RESEARCH PAPER


Transcriptional evidence for the "Reverse Warburg Effect" in human breast cancer tumor stroma and metastasis: Similarities with oxidative stress, inflammation, Alzheimer's disease, and "Neuron-Glia Metabolic Coupling"

Stephanos Pavlides1,2, Aristotelis Tsirigos3, Iset Vera4, Neal Flomenberg5, Philippe G. Frank1,2, Mathew C. Casimiro1,2, Chenguang Wang1,2, Richard G. Pestell1,2, Ubaldo E. Martinez-Outschoorn5, Anthony Howell6, Federica Sotgia1,2, and Michael P. Lisanti1,2,5,6
1 Departments of Stem Cell Biology & Regenerative Medicine, and Cancer Biology, Kimmel Cancer Center, Thomas Jefferson University, Philadelphia, PA
2 The Jefferson Stem Cell Biology and Regenerative Medicine Center, Kimmel Cancer Center, Thomas Jefferson University, Philadelphia, PA
3 Computational Genomics Group, IBM Thomas J. Watson Research Center, Yorktown Heights, NY
4 Department of Microbiology and Immunology, Albert Einstein College of Medicine, New York, NY
5 Department of Medical Oncology, Kimmel Cancer Center, Thomas Jefferson University, Philadelphia, PA
6 Manchester Breast Centre & Breakthrough Breast Cancer Research Unit, Paterson Institute for Cancer Research; School of Cancer, Enabling Sciences and Technology, Manchester Academic Health Science Centre, University of Manchester, UK
Running title:
The "Reverse Warburg Effect" in human breast cancer tumor stroma
Key words:
caveolin-1, tumor stroma, oxidative stress, hypoxia, inflammation, mitochondrial dysfunction, Alzheimer's disease, neuron-glia metabolic coupling
Received:
03/27/10; accepted: 03/30/10; published on line: 03/31/10
Correspondence:
E-mail:

Abstract

Caveolin-1 (-/-) null stromal cells are a novel genetic model for cancer-associated fibroblasts and myofibroblasts. Here, we used an unbiased informatics analysis of transcriptional gene profiling to show that Cav-1 (-/-) bone-marrow derived stromal cells bear a striking resemblance to the activated tumor stroma of human breast cancers. More specifically, the transcriptional profiles of Cav-1 (-/-) stromal cells were most closely related to the primary tumor stroma of breast cancer patients that had undergone lymph-node (LN) metastasis. This is consistent with previous morphological data demonstrating that a loss of stromal Cav-1 protein (by immuno-histochemical staining in the fibroblast compartment) is significantly associated with increased LN-metastasis. We also provide evidence that the tumor stroma of human breast cancers shows a transcriptional shift towards oxidative stress, DNA damage/repair, inflammation, hypoxia, and aerobic glycolysis, consistent with the "Reverse Warburg Effect". Finally, the tumor stroma of "metastasis-prone" breast cancer patients was most closely related to the transcriptional profiles derived from the brains of patients with Alzheimer's disease. This suggests that certain fundamental biological processes are common to both an activated tumor stroma and neuro-degenerative stress. These processes may include oxidative stress, NO over-production (peroxynitrite formation), inflammation, hypoxia, and mitochondrial dysfunction, which are thought to occur in Alzheimer's disease pathology. Thus, a loss of Cav-1 expression in cancer-associated myofibroblasts may be a protein biomarker for oxidative stress, aerobic glycolysis, and inflammation, driving the "Reverse Warburg Effect" in the tumor micro-environment and cancer cell metastasis.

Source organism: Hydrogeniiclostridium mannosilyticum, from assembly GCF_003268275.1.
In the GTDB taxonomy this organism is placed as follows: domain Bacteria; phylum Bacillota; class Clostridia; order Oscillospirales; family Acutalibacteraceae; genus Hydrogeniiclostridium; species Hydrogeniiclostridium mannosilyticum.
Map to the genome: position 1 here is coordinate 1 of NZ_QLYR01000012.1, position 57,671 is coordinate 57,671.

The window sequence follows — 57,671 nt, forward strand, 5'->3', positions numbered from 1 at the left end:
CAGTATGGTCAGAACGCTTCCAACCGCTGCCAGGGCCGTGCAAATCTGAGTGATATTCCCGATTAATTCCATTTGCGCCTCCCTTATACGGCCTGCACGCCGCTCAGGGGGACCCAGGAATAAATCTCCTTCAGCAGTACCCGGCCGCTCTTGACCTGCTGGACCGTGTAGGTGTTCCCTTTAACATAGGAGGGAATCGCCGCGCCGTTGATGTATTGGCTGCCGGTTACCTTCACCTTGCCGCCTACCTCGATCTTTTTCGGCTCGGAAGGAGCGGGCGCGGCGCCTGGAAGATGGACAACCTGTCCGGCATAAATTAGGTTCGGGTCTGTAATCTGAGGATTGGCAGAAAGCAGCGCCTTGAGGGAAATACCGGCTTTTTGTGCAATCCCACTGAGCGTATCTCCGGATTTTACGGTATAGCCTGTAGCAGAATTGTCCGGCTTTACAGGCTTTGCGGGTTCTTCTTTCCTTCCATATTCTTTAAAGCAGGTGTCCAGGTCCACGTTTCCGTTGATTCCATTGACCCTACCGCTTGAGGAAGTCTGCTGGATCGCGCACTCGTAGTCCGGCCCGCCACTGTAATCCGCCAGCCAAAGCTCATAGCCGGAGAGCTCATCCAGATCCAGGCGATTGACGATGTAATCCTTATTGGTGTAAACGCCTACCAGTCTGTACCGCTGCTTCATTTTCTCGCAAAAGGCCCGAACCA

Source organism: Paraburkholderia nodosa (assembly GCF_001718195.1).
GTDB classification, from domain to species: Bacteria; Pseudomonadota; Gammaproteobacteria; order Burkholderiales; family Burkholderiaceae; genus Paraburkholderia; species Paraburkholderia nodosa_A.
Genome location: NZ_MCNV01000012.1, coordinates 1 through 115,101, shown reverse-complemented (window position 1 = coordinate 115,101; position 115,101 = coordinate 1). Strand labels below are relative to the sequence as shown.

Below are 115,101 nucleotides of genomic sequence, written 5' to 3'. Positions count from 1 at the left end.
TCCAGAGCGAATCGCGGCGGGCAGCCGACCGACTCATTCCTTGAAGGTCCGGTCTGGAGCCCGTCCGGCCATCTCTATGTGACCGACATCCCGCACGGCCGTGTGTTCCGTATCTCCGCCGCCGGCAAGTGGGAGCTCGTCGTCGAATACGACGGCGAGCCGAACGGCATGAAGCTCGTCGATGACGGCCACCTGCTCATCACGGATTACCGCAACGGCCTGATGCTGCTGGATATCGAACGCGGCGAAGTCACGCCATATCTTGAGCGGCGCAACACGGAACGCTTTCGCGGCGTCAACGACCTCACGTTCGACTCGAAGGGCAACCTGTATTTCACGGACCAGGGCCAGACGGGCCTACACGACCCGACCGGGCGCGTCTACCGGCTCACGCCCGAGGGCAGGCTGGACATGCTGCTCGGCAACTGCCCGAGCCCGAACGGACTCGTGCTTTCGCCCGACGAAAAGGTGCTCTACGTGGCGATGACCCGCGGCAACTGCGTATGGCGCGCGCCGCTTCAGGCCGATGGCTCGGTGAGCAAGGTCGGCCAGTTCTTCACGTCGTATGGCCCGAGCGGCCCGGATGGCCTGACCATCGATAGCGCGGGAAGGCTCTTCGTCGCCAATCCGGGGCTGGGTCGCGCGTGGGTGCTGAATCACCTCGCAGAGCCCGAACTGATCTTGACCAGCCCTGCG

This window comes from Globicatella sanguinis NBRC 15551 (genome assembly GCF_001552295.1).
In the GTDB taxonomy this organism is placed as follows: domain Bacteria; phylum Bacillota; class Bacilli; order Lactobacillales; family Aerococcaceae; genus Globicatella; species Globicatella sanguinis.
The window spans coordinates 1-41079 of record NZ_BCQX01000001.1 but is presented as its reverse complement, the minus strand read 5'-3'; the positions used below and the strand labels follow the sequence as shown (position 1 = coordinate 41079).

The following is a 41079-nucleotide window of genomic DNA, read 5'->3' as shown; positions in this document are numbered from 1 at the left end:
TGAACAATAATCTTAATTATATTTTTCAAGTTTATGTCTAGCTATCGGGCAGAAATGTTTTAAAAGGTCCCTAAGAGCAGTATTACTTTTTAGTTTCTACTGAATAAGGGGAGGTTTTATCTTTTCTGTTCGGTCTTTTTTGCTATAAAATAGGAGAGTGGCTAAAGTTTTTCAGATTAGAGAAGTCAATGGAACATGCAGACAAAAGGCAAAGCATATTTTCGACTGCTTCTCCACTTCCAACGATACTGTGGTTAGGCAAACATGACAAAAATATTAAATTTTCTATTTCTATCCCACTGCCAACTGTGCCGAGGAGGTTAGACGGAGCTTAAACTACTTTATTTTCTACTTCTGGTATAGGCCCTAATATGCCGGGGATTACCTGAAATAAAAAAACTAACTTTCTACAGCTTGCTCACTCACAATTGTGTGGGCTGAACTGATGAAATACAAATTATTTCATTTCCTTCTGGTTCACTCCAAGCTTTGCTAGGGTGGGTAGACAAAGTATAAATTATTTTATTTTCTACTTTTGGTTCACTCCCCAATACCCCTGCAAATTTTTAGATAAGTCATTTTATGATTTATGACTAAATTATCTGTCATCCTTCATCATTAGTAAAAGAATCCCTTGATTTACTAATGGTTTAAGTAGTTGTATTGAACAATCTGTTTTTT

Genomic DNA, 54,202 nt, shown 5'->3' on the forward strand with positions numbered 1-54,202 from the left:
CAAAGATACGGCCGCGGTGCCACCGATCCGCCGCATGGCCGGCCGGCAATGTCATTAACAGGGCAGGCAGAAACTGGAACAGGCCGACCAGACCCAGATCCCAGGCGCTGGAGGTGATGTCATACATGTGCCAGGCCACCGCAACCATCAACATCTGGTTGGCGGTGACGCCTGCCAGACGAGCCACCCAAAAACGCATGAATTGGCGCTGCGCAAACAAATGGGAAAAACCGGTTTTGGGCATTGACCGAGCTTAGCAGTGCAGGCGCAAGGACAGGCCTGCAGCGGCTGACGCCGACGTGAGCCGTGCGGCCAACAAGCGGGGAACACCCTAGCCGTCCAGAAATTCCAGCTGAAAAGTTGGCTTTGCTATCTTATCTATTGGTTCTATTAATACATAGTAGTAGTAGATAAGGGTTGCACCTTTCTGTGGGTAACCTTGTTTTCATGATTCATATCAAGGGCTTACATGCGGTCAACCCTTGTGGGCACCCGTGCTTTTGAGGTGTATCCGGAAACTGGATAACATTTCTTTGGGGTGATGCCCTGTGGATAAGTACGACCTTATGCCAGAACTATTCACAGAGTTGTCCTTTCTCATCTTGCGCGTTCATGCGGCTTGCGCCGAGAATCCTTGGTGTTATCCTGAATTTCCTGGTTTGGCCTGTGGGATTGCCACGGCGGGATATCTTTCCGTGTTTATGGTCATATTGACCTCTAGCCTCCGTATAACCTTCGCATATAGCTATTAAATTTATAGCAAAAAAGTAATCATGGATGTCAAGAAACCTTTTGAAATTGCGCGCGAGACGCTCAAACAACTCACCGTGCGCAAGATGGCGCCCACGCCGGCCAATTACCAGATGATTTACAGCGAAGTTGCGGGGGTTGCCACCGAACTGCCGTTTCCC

INTRODUCTION

Recently, we identified a loss of stromal caveolin-1 (Cav-1) as a novel biomarker for the cancer-associated fibroblast phenotype in human breast cancers [1]. More specifically, when fibroblasts were isolated from human breast cancers, 8 out of 11 patients showed >2-fold reduction in Cav-1 protein expression, relative normal matched fibroblasts prepared from the same patients [1]. Furthermore, detailed phenotypic analysis of mammary fibroblasts derived from Cav-1 (-/-) null mice revealed that they share numerous properties with cancer-associated fibroblasts, such as constitutively active TGFbeta signaling, and that they have the ability to promote normal mammary epithelial cells to undergo an EMT (epithelial-mesenchymal transition) [2].

To determine if loss of stromal Cav-1 has prognostic value, we performed a series of independent biomarker studies [3,4]. Using a cohort of 160 breast cancer patients, with nearly 20 years of follow-up data, we showed that a loss of stromal Cav-1 (in the fibroblast compartment) is a powerful single independent predictor early tumor recurrence, lymph node metastasis, tamoxifen-resistance, and poor clinical outcome [4]. As the prognostic value of a loss of stromal Cav-1 was independent of epithelial marker status, it appears that a loss of Cav-1 has predictive value in all the different epithelial subtypes of human breast cancer, including ER+, PR+, HER2+, and triple-negative patients [4]. The high predictive value of a loss of stromal Cav-1 was also independently validated by another independent laboratory, using a second independent breast cancer patient cohort [5].